CBD is raising its game, coming to the PGA Tour on the visor of a two-time Masters winner.
Cannabidiol (CBD) is a chemical found in hemp and marijuana and can relieve pain, lessen anxiety and reduce inflammation. It is sold in lotions, serums and candies, among other products, and does not produce a high because it does not contain THC. Athletes are increasingly turning to CBD and to medical marijuana rather than taking nonsteroidal anti-inflammatory medication, which can cause kidney damage and other health problems with prolonged use. With golfers experiencing longer careers (Tiger Woods is 43, Phil Mickelson turns 49 in June), Watson, 40, believes CBD can extend his career and improve his quality of life.
“I see Phil Mickelson winning at 48, so I’ve got at least eight more years of having a shot of winning some tournaments,” Watson told CNN. “So for me it was about how I create longevity in the game of golf and spending time with my kids running around. CBD was easily a fit for me.”
Although the World Anti-Doping Agency removed CBD from its banned-substances list, the PGA Tour warned players last month that “there is no guarantee a supplement contains what is listed on the label, therefore there is a risk that a supplement may contain a prohibited substance.”
“I’ve had doctors involved to do my research and see what companies out there make a product that’s safe for me and safe for my family. It was a no brainer,” Watson told CNN. “There’s no bad stuff in it, there are no chemicals in there that will mess you up or make you fail a drugs test. There are certain companies we trust.”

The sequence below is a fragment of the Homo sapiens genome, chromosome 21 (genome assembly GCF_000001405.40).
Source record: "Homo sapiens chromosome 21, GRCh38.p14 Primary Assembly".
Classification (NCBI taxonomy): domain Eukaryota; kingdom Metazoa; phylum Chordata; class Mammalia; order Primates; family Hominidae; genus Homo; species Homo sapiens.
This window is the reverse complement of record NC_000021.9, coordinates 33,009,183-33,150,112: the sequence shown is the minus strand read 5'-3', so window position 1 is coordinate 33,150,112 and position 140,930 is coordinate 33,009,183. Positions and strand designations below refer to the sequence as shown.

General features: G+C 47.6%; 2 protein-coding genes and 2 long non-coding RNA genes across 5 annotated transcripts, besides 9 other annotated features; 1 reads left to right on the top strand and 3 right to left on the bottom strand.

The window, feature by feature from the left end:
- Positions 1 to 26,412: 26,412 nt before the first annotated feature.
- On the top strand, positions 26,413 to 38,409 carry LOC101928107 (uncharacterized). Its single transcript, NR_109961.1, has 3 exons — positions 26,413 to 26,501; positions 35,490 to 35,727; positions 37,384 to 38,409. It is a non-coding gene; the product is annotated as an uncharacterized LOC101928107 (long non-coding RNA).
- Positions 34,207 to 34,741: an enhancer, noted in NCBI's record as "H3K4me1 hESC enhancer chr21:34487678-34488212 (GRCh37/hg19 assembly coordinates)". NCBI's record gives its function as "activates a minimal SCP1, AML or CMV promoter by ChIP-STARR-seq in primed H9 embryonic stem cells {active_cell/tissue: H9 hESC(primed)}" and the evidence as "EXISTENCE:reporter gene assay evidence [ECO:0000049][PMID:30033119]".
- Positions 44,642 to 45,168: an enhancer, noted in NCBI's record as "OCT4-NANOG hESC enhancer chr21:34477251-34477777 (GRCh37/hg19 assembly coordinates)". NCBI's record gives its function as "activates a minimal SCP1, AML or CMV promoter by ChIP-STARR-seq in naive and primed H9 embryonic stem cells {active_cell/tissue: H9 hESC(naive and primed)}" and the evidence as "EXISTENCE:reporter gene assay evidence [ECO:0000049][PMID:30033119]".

The Tour reminded golfers in a memo that CBD is risky. “CBD products (like all supplements) pose a risk to athletes because they have limited government regulation and may contain THC, the psychoactive component of cannabis that is prohibited,” the Tour’s memo states (according to Golf.com). “The FDA, DEA, and private organizations including Major League Baseball (MLB), have conducted tests on CBD and ‘THC-free’ products only to find significant levels of psychoactive (and prohibited) THC or falsely labeled amounts of CBD.
“Taking a poorly labeled supplement that is contaminated with a prohibited substance is NOT a defense to a violation of the Program. Therefore, we strongly recommend that if players choose to use supplements, they only use those that are NSF Certified for Sport.”